Haminoea cyanomarginata Heller & Thompson, 1983
Haminoea cyanomarginata by Alessandro PaganoTaxonomy
Class: Gastropoda Cuvier, 1797
Subclass: Heterobranchia J.E. Gray, 1840
Clade: Euthyneura Spengel, 1881
Clade: Euopisthobranchia Jörger et al., 2010
Clade: Cephalaspidea P. Fischer, 1883
Superfamily: Haminoeoidea Pilsbry, 1895
Family: Haminoeidae Pilsbry, 1895
Genus: Haminoea Turton & Kingston in Carrington, 1830
Species: Haminoea cyanomarginata Heller & Thompson, 1983
- Haminea cyanomarginata Heller & Thompson, 1983
This is a small cephalaspidean, commonly from 5mm to 15 mm in length, with a shell size up to 10mm. The body is coloured greenish-white with many patches of yellowish-white, and some yellow blotches sprinkled all over. Being a shelled animal, the body is somewhat elongated, too large to be fully retracted into the shell. The cephalic shield is deeply bifurcated on the read end, dividing it into a pair of well-developed flaps. The parapodial lobes are short, reflected over the anterior half of shell and not meeting dorsally. A large posterior infrapallial lobe encloses the rear end of the shell, and has a posterior extension, masquerading as the posterior end of the foot. All mantle margins and the fringes of the parapodia, the posterior pallial lobe and the part of the pallial lobe enclosing the shell are purple-blue coloured, contrasting strongly with the pale ground color of the animal. The purple blue line breaks up into a series of bluish spots in the anterior margin of the head. Some dark purplish blue spots are also visible beneath the shell. A large purplish spot separates the two eyes, however the presence of yellow and purple spots is variable among specimens (Rudman, 2003). The shell is bubble-shaped, coloured translucent whitish or yellowish, fragile, smooth, with no traces of ornamentation. The margins of the elongate aperture extends beyond the spire.
Little is known about its biology. Like other species of this genus, probably feeds on diatoms and on filamentous algae. The spawn is a translucent ribbon with whitish capsules laid in a one and half turn spiral laid flat on the substrate (picture in Crocetta & Vazzana, 2008). A curious trailing behaviour among couples of individuals has been observed, where the leading individual is moving slowly on an almost straight pathway and the pursuing one hurries to catch the leader, moving on the exact trail of it, most probably by following the chemicals left behind, and when it catches, it tries to get under the leader and elevate it. Then the leader makes a quick turn on a vertical direction leaving its partner behind. After a few seconds of halt the pursuer follows the new route to catch the leader again (Yokeş in Sea Slug Forum, 2005). This has been observed both in open sea waters and in aquaria and probably corresponds to mating behaviour. Mollo et al. (2008) found toxic compounds with significant activity as feeding deterrents in this species. The conspicuous purple-blue margin of the animal distinguishes Haminoea cyanomarginata from all other Mediterranean species of this genus.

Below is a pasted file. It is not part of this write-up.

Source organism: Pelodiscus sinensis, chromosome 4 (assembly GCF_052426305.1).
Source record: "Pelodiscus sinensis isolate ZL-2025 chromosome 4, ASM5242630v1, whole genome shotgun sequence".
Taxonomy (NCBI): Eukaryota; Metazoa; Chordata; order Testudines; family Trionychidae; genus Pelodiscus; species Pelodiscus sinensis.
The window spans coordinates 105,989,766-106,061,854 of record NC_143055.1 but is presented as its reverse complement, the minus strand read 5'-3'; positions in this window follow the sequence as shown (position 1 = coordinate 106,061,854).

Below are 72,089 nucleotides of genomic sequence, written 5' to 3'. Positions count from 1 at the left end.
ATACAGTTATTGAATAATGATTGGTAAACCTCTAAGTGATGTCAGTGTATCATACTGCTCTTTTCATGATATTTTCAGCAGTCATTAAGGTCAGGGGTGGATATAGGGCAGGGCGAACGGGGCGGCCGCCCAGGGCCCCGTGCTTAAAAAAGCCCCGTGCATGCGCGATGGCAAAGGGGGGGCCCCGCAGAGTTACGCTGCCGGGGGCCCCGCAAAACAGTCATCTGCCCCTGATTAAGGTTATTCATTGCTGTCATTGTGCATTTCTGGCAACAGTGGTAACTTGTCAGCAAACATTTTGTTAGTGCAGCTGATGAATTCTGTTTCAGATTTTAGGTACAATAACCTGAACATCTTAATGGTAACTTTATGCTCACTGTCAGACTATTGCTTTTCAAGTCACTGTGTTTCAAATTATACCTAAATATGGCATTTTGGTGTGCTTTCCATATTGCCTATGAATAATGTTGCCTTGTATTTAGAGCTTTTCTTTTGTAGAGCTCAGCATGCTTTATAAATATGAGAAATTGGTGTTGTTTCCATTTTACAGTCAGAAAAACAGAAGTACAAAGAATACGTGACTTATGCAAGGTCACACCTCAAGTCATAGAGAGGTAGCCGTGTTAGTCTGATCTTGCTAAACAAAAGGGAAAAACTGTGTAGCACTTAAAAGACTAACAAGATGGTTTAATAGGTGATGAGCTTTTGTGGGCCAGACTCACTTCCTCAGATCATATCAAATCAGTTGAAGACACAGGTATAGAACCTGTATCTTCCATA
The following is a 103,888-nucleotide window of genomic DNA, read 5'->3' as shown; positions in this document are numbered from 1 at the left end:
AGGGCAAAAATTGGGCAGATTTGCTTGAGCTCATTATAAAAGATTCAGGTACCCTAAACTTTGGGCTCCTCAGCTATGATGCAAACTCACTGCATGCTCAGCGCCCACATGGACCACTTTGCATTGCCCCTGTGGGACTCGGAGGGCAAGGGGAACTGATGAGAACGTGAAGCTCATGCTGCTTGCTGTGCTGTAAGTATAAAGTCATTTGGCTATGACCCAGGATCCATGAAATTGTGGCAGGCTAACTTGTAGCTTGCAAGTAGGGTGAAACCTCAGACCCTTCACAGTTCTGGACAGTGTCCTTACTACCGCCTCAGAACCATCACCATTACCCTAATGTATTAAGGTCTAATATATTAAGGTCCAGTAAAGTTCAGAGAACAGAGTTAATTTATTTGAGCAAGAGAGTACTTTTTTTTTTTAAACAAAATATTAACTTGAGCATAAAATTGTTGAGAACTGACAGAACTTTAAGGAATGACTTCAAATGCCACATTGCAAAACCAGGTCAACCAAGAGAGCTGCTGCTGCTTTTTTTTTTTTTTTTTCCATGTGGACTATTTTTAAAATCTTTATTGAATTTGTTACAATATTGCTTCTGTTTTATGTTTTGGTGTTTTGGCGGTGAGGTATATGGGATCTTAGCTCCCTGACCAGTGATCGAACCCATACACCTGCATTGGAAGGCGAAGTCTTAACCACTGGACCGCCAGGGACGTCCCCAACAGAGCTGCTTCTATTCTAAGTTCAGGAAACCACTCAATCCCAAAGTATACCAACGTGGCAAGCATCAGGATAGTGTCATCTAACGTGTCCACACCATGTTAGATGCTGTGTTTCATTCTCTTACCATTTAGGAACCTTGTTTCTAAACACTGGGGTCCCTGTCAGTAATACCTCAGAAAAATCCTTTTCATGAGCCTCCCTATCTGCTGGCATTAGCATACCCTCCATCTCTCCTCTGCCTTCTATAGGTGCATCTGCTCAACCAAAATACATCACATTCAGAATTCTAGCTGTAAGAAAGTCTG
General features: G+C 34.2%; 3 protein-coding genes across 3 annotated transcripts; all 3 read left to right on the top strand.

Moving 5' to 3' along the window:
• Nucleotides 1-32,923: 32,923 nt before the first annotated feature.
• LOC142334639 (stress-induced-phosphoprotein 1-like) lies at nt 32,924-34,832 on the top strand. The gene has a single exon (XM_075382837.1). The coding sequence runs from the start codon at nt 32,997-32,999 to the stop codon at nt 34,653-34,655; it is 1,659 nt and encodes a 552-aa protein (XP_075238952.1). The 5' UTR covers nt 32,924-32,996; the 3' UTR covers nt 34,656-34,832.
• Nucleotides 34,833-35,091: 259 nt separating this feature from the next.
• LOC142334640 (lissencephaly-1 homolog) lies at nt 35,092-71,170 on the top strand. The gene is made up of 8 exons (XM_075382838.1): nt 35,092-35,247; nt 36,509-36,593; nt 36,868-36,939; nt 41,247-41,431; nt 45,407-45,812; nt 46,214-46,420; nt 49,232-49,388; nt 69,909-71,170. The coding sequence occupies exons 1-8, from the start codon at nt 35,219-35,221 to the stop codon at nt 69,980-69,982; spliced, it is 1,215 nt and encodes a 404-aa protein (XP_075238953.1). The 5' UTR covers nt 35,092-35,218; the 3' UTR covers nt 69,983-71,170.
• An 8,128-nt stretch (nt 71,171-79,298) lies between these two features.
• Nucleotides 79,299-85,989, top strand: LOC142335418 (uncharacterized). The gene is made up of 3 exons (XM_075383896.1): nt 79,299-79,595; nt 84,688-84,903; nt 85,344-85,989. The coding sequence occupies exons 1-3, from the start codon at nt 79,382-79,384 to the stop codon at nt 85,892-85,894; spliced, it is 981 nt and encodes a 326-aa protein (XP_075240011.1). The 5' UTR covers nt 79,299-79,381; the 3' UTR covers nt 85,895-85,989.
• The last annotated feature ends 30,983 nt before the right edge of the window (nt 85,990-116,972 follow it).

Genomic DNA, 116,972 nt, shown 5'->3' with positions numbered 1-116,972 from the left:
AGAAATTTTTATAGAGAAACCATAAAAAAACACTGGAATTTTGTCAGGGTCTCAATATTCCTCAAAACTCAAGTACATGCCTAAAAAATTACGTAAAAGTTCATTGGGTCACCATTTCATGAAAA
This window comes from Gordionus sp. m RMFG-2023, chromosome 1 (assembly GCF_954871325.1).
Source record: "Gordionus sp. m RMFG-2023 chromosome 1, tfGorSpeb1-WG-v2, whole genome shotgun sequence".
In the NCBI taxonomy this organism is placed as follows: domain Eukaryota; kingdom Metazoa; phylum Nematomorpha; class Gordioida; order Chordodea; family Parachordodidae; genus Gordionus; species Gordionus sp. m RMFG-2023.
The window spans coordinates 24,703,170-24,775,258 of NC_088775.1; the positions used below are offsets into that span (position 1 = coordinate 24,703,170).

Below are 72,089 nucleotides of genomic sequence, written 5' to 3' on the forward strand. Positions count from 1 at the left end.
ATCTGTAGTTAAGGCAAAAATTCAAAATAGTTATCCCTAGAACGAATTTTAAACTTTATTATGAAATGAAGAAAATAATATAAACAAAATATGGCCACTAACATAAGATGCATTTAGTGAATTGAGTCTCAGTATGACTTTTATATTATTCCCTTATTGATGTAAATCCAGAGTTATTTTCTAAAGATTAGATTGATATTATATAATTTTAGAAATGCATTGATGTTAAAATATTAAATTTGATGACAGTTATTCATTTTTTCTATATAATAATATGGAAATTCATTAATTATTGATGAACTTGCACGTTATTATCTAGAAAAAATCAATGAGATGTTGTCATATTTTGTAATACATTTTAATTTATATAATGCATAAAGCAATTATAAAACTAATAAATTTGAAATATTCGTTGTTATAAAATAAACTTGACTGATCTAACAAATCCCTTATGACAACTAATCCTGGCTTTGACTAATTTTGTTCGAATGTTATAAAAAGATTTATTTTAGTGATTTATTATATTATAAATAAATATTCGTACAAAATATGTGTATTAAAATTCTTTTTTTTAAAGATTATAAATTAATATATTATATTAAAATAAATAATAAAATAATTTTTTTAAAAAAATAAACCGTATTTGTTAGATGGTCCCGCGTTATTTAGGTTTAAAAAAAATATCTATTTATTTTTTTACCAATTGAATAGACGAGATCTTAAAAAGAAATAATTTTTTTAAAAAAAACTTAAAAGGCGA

- Cyanomarginata. De Cyan + Marginata.
- Cyan. Derived from French cyan, from Latin cyānus, From Greek κυανός (kýanos), ‘dark blue’ (and this from Hittite root kuwan–, ‘azurite’)
- Marginata. Derived from Latin “margo”, margin.
Described by Heller & Thompson (1983) from a single specimen 5.5mm long alive, found at Harvey Reef, off the Sudanese Red Sea coast between Port Sudan and Suakin (type locality), it was later found in the Mediterranean Sea where it has stablished viable populations in Greece (2001: Zenetos et al., 2009), Turkey (2002: Çinar et al., 2011), Malta (2006: Sciberras & Schembri, 2007) and Italy (2007: Crocetta, 2012) as this species seems to be quite common in these areas. A report of 100 specimens on rocks covered with algae between 4 and 17 meters deep at Kašuni, Split, Croatia on 26/12/2016 (J. Prkić pers. comm.) would be the first report for the whole Adriatic Sea. Despite the absence of records from the far eastern Mediterranean, it has presumably reached its new distributional area through the Suez Canal (Katsanevakis et al. 2004) however, as there are too few reports in the Red Sea, it is difficult to be sure whether it originated in the Indo-West Pacific or the Mediterranean (Rudman, 2003). We only know of a report for the Indian Ocean, based on a picture by Stewart Clarke shoot at Daymaniyat Islands, Oman in 2013. In the Red Sea this species is found in the coral rubble in shallow waters, while in the Mediterranean it is usually seen at night, between 5-30 m of depth, on rocky surfaces covered with algae.
|: OBIS||: OPK|
|: GROC 2010-2011||: VIMAR|
|: Enric Madrenas||: Manuel Ballesteros.|
|: João Pedro Silva||: M@re Nostrum|
|: Bernard Picton||: Other sources|
|: GBIF.ORG||: Marine Regions|
This chart displays the observation probability for Haminoea cyanomarginata
based on our own records.
Incorrectly identified by the video author, it shows two Haminoea cyanomarginata in a trailing behaviour probably related to mating activity.
Bibliography based on the works by Steve Long, 2006. Bibliography of Opisthobranchia 1554-2000 and Gary McDonald, 2009. Bibliographia Nudibranchia, with later updates from other resources.